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Alteration of gene expression signatures of cortical differentiation and wound response in lethal clear cell renal cell carcinomas.

Zhao H - PLoS ONE (2009)

Bottom Line: Tumors whose gene expression profiles most resembled the normal renal cortex or glomerulus showed better survival than those that did not, and those with expression features more similar to CSR showed poorer survival.While the cortex, glomerulus, and CSR signatures predicted survival independent of traditional clinical parameters, they were not independent of the SPC gene list.Our findings suggest that critical biological features of lethal ccRCC include loss of normal cortical differentiation and activation of programs associated with wound healing.

View Article: PubMed Central - PubMed

Affiliation: Department of Urology, Stanford University, Stanford, CA, USA.

ABSTRACT
Clear cell renal cell carcinoma (ccRCC) is the most common malignancy of the adult kidney and displays heterogeneity in clinical outcomes. Through comprehensive gene expression profiling, we have identified previously a set of transcripts that predict survival following nephrectomy independent of tumor stage, grade, and performance status. These transcripts, designated as the SPC (supervised principal components) gene set, show no apparent biological or genetic features that provide insight into renal carcinogenesis or tumor progression. We explored the relationship of this gene list to a set of genes expressed in different anatomical segments of the normal kidney including the cortex (cortex gene set) and the glomerulus (glomerulus gene set), and a gene set expressed after serum stimulation of quiescent fibroblasts (the core serum response or CSR gene set). Interestingly, the normal cortex, glomerulus (part of the normal renal cortex), and CSR gene sets captured more than 1/5 of the genes in the highly prognostic SPC gene set. Based on gene expression patterns alone, the SPC gene set could be used to sort samples from normal adult kidneys by the anatomical regions from which they were dissected. Tumors whose gene expression profiles most resembled the normal renal cortex or glomerulus showed better survival than those that did not, and those with expression features more similar to CSR showed poorer survival. While the cortex, glomerulus, and CSR signatures predicted survival independent of traditional clinical parameters, they were not independent of the SPC gene list. Our findings suggest that critical biological features of lethal ccRCC include loss of normal cortical differentiation and activation of programs associated with wound healing.

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Weighted scaling expression of CSR genes distinguished ccRCC patients with better survival vs. poor survival.(A) Heat map of CSR gene expression in 177 ccRCC patients. CSR genes were separated into up- and down-sublists based on their response to serum. ccRCC samples were sorted by the sum of CSR gene expression ratios in each tumor calculated while taking into account their direction of changes in response to serum. (B) Kaplan-Meier estimates of disease-specific survival of two groups of ccRCC patients defined using the median of the weighted scaling expression of CSR genes as a cutoff.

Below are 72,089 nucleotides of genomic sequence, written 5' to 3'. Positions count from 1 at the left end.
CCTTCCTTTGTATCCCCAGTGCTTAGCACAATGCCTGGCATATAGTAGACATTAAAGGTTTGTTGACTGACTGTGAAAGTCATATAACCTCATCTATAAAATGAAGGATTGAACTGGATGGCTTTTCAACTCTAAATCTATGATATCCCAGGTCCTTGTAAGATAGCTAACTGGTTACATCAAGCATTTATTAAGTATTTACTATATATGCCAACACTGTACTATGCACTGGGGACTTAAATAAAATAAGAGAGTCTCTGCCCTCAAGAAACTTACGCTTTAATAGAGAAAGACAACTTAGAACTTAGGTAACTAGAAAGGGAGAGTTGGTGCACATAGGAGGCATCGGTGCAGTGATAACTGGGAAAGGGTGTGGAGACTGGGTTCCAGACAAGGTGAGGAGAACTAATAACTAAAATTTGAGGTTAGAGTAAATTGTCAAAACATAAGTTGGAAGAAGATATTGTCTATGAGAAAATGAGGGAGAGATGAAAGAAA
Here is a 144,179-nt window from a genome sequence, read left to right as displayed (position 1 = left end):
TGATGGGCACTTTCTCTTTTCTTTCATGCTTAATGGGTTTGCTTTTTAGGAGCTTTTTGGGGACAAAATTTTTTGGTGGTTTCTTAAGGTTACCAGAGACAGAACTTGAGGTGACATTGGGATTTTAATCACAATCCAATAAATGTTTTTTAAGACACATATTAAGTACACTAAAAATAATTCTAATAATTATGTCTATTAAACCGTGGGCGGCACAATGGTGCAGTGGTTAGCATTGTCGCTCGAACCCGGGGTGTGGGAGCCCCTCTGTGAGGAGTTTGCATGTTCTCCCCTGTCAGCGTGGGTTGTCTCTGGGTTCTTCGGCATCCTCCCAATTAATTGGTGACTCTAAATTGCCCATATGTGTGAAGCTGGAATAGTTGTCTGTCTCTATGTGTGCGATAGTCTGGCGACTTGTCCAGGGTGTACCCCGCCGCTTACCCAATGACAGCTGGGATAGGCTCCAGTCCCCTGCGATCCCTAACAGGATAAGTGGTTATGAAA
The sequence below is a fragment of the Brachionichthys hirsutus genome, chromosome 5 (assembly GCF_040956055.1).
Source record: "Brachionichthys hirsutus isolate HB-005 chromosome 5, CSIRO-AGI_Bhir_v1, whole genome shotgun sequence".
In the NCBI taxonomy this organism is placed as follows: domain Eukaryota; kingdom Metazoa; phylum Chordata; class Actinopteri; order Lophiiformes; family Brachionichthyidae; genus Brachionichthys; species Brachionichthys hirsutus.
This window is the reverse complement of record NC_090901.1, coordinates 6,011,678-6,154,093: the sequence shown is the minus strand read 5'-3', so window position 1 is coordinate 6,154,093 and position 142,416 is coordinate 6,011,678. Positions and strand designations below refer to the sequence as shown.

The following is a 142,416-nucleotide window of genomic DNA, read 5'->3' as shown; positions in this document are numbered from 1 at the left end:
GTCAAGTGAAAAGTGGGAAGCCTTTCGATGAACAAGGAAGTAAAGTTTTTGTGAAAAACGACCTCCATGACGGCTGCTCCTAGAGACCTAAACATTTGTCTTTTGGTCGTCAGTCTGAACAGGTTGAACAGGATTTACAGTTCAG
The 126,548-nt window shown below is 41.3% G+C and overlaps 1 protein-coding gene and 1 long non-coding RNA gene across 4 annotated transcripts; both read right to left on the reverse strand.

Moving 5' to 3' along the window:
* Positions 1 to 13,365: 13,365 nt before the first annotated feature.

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pone-0006039-g004: Weighted scaling expression of CSR genes distinguished ccRCC patients with better survival vs. poor survival.(A) Heat map of CSR gene expression in 177 ccRCC patients. CSR genes were separated into up- and down-sublists based on their response to serum. ccRCC samples were sorted by the sum of CSR gene expression ratios in each tumor calculated while taking into account their direction of changes in response to serum. (B) Kaplan-Meier estimates of disease-specific survival of two groups of ccRCC patients defined using the median of the weighted scaling expression of CSR genes as a cutoff.

Mentions: We further examined the predictive power of CSR genes using an alternative weighted scaling method. Specifically, a CSR index score was calculated for each sample by summing up the expression ratios taking into account the direction of regulation of each gene by serum treatment (see Methods). We sorted the tumors by their CSR index score and grouped the genes by their direction of change in response to serum treatment (Figure 4A). Tumors with high CSR scores were those that displayed gene expression similar to wound healing (i.e. high expression of genes upregulated by serum stimulation and low expression of genes downregulated by serum stimulation). We separated the 177 tumors into two groups using the median CSR index score as the cutoff. Kaplan-Meier analysis using this grouping criterion showed tumors with high CSR scores had significant lower cancer-specific survival than those with low CSR scores (pā€Š=ā€Š0.0007) (Figure 4B). These results confirmed that activation of the wound-healing gene expression signature is associated with poor survival in ccRCC patients.